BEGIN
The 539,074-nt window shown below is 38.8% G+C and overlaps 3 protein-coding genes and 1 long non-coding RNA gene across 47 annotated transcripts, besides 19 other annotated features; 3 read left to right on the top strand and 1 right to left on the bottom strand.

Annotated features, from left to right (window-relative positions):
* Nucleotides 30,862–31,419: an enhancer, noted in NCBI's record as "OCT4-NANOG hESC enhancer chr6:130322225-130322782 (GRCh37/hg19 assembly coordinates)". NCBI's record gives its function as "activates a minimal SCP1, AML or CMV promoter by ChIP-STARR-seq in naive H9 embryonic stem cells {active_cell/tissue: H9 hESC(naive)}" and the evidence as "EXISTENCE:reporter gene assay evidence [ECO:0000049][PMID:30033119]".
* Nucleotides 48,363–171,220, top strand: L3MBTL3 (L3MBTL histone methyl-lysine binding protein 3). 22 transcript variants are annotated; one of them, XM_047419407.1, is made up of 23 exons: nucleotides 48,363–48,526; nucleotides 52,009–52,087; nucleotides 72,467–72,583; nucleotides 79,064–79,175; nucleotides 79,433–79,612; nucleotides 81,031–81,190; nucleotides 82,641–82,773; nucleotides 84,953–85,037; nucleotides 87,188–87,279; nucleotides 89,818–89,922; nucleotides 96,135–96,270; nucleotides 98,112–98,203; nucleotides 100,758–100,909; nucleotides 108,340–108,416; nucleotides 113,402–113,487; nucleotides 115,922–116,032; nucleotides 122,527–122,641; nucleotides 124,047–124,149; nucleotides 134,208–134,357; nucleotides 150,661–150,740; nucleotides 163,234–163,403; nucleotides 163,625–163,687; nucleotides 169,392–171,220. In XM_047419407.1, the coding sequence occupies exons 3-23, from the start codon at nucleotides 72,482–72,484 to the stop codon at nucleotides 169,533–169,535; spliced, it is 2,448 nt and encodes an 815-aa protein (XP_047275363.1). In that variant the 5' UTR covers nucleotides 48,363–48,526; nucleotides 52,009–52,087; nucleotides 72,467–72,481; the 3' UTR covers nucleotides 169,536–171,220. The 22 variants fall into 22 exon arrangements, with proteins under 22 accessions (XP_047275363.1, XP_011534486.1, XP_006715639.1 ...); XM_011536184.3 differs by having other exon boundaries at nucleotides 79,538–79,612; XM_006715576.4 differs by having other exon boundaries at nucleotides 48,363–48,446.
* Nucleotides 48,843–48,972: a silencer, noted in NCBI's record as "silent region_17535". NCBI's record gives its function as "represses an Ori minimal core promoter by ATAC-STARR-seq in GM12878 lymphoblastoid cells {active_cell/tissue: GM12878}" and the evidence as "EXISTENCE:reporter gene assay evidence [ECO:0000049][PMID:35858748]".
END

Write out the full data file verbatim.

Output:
The 539,074-nt window shown below is 38.8% G+C and overlaps 3 protein-coding genes and 1 long non-coding RNA gene across 47 annotated transcripts, besides 19 other annotated features; 3 read left to right on the top strand and 1 right to left on the bottom strand.

Annotated features, from left to right (window-relative positions):
* Nucleotides 30,862–31,419: an enhancer, noted in NCBI's record as "OCT4-NANOG hESC enhancer chr6:130322225-130322782 (GRCh37/hg19 assembly coordinates)". NCBI's record gives its function as "activates a minimal SCP1, AML or CMV promoter by ChIP-STARR-seq in naive H9 embryonic stem cells {active_cell/tissue: H9 hESC(naive)}" and the evidence as "EXISTENCE:reporter gene assay evidence [ECO:0000049][PMID:30033119]".
* Nucleotides 48,363–171,220, top strand: L3MBTL3 (L3MBTL histone methyl-lysine binding protein 3). 22 transcript variants are annotated; one of them, XM_047419407.1, is made up of 23 exons: nucleotides 48,363–48,526; nucleotides 52,009–52,087; nucleotides 72,467–72,583; nucleotides 79,064–79,175; nucleotides 79,433–79,612; nucleotides 81,031–81,190; nucleotides 82,641–82,773; nucleotides 84,953–85,037; nucleotides 87,188–87,279; nucleotides 89,818–89,922; nucleotides 96,135–96,270; nucleotides 98,112–98,203; nucleotides 100,758–100,909; nucleotides 108,340–108,416; nucleotides 113,402–113,487; nucleotides 115,922–116,032; nucleotides 122,527–122,641; nucleotides 124,047–124,149; nucleotides 134,208–134,357; nucleotides 150,661–150,740; nucleotides 163,234–163,403; nucleotides 163,625–163,687; nucleotides 169,392–171,220. In XM_047419407.1, the coding sequence occupies exons 3-23, from the start codon at nucleotides 72,482–72,484 to the stop codon at nucleotides 169,533–169,535; spliced, it is 2,448 nt and encodes an 815-aa protein (XP_047275363.1). In that variant the 5' UTR covers nucleotides 48,363–48,526; nucleotides 52,009–52,087; nucleotides 72,467–72,481; the 3' UTR covers nucleotides 169,536–171,220. The 22 variants fall into 22 exon arrangements, with proteins under 22 accessions (XP_047275363.1, XP_011534486.1, XP_006715639.1 ...); XM_011536184.3 differs by having other exon boundaries at nucleotides 79,538–79,612; XM_006715576.4 differs by having other exon boundaries at nucleotides 48,363–48,446.
* Nucleotides 48,843–48,972: a silencer, noted in NCBI's record as "silent region_17535". NCBI's record gives its function as "represses an Ori minimal core promoter by ATAC-STARR-seq in GM12878 lymphoblastoid cells {active_cell/tissue: GM12878}" and the evidence as "EXISTENCE:reporter gene assay evidence [ECO:0000049][PMID:35858748]".